Restorative Justice (RJ) is an approach to justice that focuses on the needs of victims, offenders and the wider community, as opposed to simply punishing the offender. RJ is victim focussed and lets victims tell offenders the real impact of their crime.
RJ is shown to improve victim satisfaction and reduce re-offending.
The Dorset OPCC is currently holding a tender process for providers interested in running the new Restorative Justice contract for the county. For more information go here.
This video, produced by students at Bournemouth University, explains how the process works and how it helps both victims and offenders.
How does it work?
RJ holds offenders, either young people or adults, directly accountable to their victims and can bring them together in a facilitated meeting. It can be an alternative way of dealing with a crime and/or anti-social behaviour rather than going through a more formal route using the courts. However, it can also operate alongside the criminal justice system, in response to a more serious crime.
The principles of RJ can be applied to many situations including education, communities and neighbourhoods, families, the workplace, equalities and health & well-being.
Who is involved?
Usually the participants are the victim and offender, alongside trained facilitators. Sometimes it is appropriate that the victim is represented or supported by a family member or someone from the local community.
What can I expect as a victim of crime?
The Ministry of Justice (MoJ) Code of Practice for Victims of Crime sets out that all victims of crimes or incidents carried out by adult offenders are entitled to receive information about Restorative Justice and how they can take part. If you are a victim of a crime or incident carried out by a young offender you are entitled to be offered the opportunity by the Combined Dorset Youth Offending Service to participate in voluntary RJ activities where appropriate and available.
What are the benefits for a victim of crime or anti-social behaviour?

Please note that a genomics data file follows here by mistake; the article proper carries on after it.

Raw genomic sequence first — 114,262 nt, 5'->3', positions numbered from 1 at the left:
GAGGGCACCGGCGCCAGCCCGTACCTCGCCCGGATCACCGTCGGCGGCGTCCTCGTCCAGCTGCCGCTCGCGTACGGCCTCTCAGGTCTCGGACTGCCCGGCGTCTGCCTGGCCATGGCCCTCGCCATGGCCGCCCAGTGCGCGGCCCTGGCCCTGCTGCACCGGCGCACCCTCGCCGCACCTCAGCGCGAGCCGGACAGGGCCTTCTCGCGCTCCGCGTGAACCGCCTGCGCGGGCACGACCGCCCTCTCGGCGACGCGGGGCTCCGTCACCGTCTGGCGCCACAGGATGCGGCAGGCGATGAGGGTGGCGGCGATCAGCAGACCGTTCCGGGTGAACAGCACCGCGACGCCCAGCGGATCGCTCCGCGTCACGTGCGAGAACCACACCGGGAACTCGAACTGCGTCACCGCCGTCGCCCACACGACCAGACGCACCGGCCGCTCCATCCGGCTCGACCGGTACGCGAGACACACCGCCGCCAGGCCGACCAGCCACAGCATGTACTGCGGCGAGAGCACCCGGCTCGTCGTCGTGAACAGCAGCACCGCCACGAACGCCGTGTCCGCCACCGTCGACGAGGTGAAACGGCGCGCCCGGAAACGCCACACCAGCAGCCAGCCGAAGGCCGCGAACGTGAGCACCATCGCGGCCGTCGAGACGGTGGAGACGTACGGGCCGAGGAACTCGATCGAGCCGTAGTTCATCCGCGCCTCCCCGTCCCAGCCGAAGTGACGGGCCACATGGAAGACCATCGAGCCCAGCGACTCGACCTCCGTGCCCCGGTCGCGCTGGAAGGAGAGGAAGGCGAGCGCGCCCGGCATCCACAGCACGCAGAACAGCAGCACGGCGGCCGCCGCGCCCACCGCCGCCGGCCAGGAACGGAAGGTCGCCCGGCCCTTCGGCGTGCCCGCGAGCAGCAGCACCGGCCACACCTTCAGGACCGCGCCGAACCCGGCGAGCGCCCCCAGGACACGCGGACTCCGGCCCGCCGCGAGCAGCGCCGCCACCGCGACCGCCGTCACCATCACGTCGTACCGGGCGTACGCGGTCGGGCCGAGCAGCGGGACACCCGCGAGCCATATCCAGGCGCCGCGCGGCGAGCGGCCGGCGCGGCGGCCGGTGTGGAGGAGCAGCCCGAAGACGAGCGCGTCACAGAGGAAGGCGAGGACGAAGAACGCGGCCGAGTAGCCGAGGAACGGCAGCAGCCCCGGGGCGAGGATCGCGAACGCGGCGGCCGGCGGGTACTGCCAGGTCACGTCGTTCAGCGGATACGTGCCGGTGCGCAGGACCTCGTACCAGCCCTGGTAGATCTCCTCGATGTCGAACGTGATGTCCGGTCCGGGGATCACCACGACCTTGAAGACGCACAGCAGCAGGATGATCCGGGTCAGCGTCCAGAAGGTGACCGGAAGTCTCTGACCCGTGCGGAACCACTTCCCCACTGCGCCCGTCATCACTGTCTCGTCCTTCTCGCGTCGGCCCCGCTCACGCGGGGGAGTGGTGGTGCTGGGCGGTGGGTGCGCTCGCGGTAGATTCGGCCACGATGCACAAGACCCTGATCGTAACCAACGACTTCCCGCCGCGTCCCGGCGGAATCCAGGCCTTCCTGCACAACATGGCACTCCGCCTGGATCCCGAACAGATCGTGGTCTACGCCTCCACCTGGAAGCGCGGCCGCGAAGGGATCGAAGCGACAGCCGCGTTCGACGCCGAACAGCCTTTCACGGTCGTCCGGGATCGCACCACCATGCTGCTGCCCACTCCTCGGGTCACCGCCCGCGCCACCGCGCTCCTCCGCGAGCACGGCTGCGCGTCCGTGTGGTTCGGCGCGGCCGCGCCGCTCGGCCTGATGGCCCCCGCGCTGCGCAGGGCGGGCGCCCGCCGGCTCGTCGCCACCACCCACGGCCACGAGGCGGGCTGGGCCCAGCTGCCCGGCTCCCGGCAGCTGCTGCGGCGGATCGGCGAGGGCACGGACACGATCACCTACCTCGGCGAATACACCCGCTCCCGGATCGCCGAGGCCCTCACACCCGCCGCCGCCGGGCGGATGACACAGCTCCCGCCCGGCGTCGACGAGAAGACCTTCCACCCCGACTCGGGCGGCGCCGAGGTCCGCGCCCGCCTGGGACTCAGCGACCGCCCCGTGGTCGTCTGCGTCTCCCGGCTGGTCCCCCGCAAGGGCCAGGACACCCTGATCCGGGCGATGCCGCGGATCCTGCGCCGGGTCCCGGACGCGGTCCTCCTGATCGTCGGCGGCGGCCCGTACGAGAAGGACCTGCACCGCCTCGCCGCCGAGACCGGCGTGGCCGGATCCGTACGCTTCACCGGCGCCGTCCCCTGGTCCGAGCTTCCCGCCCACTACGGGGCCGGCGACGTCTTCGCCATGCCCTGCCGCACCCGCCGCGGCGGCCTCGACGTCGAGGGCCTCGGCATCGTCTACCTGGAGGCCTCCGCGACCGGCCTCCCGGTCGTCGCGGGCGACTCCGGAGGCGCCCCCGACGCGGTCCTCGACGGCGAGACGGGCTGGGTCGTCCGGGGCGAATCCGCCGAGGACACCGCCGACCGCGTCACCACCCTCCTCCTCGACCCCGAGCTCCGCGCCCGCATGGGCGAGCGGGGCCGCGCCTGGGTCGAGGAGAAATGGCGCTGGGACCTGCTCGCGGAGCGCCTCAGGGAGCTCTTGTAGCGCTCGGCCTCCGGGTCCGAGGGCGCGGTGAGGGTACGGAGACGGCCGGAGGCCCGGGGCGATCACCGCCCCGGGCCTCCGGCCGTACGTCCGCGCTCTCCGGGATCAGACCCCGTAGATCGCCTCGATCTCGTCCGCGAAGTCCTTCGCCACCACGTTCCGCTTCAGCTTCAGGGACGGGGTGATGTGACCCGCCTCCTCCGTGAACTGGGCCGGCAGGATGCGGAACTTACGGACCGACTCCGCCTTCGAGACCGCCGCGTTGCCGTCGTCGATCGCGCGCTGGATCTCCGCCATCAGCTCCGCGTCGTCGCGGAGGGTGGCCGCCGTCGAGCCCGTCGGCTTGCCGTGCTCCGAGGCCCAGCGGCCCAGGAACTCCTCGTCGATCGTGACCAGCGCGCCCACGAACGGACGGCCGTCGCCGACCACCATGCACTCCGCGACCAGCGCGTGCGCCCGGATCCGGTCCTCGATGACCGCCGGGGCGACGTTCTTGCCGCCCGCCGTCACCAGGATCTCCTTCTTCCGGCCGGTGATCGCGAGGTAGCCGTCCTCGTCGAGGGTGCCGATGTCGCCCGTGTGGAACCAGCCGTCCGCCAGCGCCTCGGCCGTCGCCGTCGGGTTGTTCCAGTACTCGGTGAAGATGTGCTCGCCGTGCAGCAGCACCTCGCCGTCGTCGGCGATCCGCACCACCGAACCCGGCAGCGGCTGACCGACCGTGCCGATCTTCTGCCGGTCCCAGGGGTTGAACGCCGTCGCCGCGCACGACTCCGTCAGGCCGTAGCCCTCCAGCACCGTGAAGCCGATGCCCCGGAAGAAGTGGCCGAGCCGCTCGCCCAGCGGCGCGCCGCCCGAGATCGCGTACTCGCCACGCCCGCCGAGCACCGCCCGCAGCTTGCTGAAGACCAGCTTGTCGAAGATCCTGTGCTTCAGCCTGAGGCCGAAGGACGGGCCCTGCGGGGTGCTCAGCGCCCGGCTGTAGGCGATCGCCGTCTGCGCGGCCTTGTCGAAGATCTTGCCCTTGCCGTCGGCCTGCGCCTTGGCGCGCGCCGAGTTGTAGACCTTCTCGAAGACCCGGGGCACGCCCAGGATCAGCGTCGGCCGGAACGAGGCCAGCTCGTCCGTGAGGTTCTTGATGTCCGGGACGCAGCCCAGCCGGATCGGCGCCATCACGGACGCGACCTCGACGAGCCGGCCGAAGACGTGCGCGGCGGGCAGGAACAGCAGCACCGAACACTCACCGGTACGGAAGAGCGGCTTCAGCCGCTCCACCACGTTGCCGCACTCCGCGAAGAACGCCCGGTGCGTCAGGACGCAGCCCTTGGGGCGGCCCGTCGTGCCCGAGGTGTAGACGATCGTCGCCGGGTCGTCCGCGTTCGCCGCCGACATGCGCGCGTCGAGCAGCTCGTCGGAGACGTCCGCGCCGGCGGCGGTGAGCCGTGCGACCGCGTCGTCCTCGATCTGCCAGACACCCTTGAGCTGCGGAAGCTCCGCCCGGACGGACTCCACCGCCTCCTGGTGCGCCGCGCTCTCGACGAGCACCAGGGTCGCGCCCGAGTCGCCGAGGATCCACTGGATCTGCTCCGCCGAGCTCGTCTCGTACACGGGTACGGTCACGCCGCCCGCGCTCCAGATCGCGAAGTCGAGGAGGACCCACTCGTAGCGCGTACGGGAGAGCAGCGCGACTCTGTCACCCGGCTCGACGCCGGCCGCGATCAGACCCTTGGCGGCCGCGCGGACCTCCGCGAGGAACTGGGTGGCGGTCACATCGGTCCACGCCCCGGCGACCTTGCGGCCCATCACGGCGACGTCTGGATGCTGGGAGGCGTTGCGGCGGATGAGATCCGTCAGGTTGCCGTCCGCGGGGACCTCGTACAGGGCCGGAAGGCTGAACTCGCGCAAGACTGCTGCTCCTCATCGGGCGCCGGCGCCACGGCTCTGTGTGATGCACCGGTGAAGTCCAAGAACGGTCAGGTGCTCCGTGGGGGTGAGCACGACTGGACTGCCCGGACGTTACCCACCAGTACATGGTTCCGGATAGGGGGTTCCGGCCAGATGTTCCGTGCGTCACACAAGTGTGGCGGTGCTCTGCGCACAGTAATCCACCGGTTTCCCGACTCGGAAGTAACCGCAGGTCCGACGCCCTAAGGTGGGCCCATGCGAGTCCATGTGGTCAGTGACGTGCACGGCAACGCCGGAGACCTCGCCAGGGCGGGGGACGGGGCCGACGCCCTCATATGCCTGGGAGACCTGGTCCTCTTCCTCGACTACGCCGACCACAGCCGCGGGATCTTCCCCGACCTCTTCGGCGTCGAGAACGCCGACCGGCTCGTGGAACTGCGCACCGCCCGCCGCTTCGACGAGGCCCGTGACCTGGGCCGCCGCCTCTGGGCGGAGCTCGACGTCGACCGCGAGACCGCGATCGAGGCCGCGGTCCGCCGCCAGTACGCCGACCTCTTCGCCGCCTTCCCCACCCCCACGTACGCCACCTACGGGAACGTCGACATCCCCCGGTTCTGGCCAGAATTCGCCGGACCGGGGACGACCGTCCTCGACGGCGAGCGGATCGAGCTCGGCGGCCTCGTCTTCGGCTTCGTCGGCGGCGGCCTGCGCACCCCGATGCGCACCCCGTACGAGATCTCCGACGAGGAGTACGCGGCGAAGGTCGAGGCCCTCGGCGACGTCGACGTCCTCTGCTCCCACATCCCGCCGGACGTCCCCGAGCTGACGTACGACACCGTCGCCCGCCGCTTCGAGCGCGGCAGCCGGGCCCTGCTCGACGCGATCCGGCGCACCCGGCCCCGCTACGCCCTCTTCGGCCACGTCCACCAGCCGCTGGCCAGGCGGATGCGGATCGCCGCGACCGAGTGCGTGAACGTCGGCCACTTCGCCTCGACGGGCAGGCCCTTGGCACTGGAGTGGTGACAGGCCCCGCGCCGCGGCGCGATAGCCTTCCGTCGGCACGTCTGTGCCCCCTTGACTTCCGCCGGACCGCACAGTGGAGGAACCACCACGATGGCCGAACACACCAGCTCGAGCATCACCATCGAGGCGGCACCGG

RJ often improves victim satisfaction levels by enabling them to have a say in the way a crime or incident is dealt with. Victims are empowered and are able to suggest how the offender can acknowledge the impact of their actions and make up for some of the harm caused by their behaviour.
The process enables a victim to understand why they were victimised and offers closure assisting them to move on from the experience.
Evaluation found that 85% of victims that participated in the conferencing method of RJ were satisfied with the experience. The MoJ fully accepts these findings and so supports a face-to-face meeting being the aim of RJ intervention, but with a suitable alternative being used where the meeting is against the wishes of the participants or is not safe.
What are the benefits for a local community?
RJ ensures the wider community has a direct voice to explain the impact an offender’s behaviour has had on the local area, and to help inform the outcome.
Without formal criminal justice sanctions, there may continue to be repeat incidents of the same issue if victims and offenders have not resolved their differences. An RJ process at an early stage can prevent minor incidents becoming more serious.
What are the benefits for an offender of crime or perpetrator of anti-social behaviour?
Offenders are more likely to appreciate the effect of their behaviour in a face-to-face conference in which the victim offers honest and emotional comment.
The evaluation mentioned above also estimated a 14% reduction in re-offending. Using RJ for low-level crime and/or anti-social behaviour means that first time offenders are not criminalised for a one-off event, which if going through the formal criminal justice system would result in a criminal record that could affect their chances of future employment.
RJ has been shown to provide value for money for the criminal justice system, saving £9 on criminal justice processes for every £1 spent on RJ (Restorative Justice Council, 2011).
Some outcomes of an RJ process can include a commitment by the offender to access support to resolve any underlying factors leading to offending behaviour such as alcohol misuse.
How do I access RJ services in Dorset?
The OPCC commissioned the Restorative Dorset service from September 2017, delivered through the Community Safety Team of BCP Council for offences committed by adults (18 years old and above). This has been in operation since September 2017 and provides both Restorative Mediation for anti-social behaviour cases and RJ for all crimes.
This includes cases in which the offender has already been convicted, subject to a robust risk assessment process. For more information go here or to contact the Restorative Dorset Team call 01202 223106 or email firstname.lastname@example.org.
To access RJ for crimes committed by children and young people (under 18 years old) please see the ‘Youth Out of Court Disposals’ section here. The Safe Schools and Communities Team (SSCT) will refer more serious crimes onto the Combined Dorset Youth Offending Service (YOS), who can also offer RJ to victims.